MichiganVotes Bills

Michigan data privacy legislation exempts governments

Government services could gain an advantage over private businesses

A new Michigan Senate bill would create state-specific privacy protections for consumer information, exempting state and local governments, including municipal broadband service, from its requirements.

Senate Bill 659, dubbed the “personal data privacy act,” imposes certain requirements on businesses and others that collect personal information. It also creates a mechanism by which the state attorney general can finance investigations into alleged wrongdoing.

The 37-page bill, proposed by Sen. Rosemary Bayer, D-Keego Harbor and several Democratic co-sponsors, grants consumers the right to opt out of targeted advertising and to receive copies of their personal data, among other things. Consumers could enforce their rights through lawsuits, and the state attorney general could levy fines for noncompliance, which would go into a new account in the state treasury that the attorney general could draw on.

The legislation would not apply to various kinds of information that are currently subject to other laws, such as HIPPA, a federal health care law. It also grants an exemption to school districts, community colleges, and intermediate school districts, as well as cities, townships and counties.

“Protecting the privacy rights of consumers is important, but consumers also benefit from being able to engage in online commerce and from sharing their personal data with their doctors, insurers, and financial institutions,” Ted Bolema, a member of the Mackinac Center Board of Scholars and expert in regulation and antitrust, told CapCon.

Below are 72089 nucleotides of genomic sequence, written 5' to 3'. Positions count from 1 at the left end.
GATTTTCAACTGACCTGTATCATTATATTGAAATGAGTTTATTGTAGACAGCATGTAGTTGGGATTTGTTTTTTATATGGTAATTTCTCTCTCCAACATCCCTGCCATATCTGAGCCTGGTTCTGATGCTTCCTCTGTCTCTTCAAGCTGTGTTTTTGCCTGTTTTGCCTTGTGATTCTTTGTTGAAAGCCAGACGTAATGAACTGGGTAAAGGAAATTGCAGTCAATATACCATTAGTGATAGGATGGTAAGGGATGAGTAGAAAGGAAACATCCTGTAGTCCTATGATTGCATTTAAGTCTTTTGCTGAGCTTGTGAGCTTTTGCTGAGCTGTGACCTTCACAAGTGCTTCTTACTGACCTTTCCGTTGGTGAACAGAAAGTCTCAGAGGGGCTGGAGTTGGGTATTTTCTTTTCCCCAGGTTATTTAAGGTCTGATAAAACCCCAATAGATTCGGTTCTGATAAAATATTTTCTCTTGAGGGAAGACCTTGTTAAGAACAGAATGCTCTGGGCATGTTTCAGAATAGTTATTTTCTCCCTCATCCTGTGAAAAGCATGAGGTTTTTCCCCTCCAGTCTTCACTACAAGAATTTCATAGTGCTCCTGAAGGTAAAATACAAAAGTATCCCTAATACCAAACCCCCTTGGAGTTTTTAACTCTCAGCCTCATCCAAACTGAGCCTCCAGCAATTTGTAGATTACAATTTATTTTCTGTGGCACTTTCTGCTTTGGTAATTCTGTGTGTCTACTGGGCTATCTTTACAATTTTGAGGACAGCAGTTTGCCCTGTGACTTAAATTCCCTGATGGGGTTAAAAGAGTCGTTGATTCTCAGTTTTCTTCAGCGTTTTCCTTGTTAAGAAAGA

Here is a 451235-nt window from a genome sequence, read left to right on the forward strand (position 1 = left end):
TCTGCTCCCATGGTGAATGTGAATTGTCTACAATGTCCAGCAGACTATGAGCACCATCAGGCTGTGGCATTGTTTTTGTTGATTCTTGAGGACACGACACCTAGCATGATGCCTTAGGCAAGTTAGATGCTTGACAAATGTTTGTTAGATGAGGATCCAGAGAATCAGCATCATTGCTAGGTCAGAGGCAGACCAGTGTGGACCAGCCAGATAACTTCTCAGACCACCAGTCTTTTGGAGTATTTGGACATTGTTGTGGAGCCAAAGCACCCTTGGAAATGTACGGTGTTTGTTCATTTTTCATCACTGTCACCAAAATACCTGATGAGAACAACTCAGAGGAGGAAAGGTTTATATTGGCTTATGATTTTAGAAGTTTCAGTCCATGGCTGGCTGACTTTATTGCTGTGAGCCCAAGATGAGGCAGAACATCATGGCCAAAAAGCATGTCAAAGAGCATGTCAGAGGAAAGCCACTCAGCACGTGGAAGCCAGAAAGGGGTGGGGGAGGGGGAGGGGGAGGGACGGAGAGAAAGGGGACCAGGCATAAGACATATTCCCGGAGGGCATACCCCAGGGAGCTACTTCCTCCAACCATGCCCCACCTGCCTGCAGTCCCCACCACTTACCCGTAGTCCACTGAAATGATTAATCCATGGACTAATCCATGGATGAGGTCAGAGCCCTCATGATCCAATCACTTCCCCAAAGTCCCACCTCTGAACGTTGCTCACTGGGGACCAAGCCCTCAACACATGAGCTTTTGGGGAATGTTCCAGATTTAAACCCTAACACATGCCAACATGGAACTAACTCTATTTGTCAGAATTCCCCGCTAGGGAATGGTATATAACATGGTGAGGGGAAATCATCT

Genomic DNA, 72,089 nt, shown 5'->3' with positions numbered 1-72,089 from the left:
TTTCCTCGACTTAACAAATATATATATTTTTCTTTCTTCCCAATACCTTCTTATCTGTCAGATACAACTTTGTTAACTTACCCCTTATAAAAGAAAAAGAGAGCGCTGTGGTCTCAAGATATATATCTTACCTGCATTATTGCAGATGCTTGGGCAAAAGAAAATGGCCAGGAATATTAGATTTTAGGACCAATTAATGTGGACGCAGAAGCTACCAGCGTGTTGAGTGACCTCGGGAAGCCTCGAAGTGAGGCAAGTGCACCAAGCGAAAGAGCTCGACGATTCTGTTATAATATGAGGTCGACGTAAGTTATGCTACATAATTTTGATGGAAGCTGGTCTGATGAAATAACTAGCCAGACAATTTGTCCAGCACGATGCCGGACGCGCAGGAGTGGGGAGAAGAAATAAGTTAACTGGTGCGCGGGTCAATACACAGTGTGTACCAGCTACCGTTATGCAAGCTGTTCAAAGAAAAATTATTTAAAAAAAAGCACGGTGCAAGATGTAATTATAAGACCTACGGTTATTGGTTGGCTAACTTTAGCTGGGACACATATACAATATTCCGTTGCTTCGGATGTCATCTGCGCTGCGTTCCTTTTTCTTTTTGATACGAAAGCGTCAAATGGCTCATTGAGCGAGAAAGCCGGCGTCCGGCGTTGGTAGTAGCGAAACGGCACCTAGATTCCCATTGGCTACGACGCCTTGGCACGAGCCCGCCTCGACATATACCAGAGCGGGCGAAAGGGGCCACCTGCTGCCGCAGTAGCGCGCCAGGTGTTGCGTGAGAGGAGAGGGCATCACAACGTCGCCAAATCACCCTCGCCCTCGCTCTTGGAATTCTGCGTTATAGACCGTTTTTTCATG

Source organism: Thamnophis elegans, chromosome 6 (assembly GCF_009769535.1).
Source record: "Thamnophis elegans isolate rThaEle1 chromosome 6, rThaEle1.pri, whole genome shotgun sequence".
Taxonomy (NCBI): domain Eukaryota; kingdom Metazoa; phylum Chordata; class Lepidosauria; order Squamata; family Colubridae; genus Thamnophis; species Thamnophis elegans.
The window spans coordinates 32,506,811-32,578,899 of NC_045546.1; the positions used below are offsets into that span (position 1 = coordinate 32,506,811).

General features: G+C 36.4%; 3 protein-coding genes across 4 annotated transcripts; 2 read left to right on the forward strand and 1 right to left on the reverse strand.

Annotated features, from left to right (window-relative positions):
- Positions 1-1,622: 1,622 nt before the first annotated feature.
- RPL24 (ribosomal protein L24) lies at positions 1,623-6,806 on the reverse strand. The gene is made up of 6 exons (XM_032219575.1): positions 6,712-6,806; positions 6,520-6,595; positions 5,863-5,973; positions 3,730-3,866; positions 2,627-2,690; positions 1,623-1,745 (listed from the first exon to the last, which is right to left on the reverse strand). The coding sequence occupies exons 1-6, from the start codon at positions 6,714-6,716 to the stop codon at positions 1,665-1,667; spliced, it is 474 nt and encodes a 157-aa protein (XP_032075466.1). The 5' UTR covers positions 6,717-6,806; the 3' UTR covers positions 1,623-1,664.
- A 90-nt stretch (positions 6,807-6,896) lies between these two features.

“In its present form, Senate Bill 669 appears to give consumers very few protections for their data that they don’t already have under federal privacy laws and existing Michigan consumer protection laws,” Bolema said.

Bolema suggested that the exemption for government agencies may be a way for governments to avoid having to disclose consumer information when they comply with open records requests. “But exempting them means that municipal service providers would have a competitive advantage over private providers who would have to comply with burdensome requirements,” he said.

Examples of government-run enterprises that compete with local businesses include internet service providers, electric utilities and land banks.

Senate Bill 659 is in the Senate Committee on Finance, Insurance, and Consumer Protection.

Michigan Capitol Confidential is the news source produced by the Mackinac Center for Public Policy. Michigan Capitol Confidential reports with a free-market news perspective.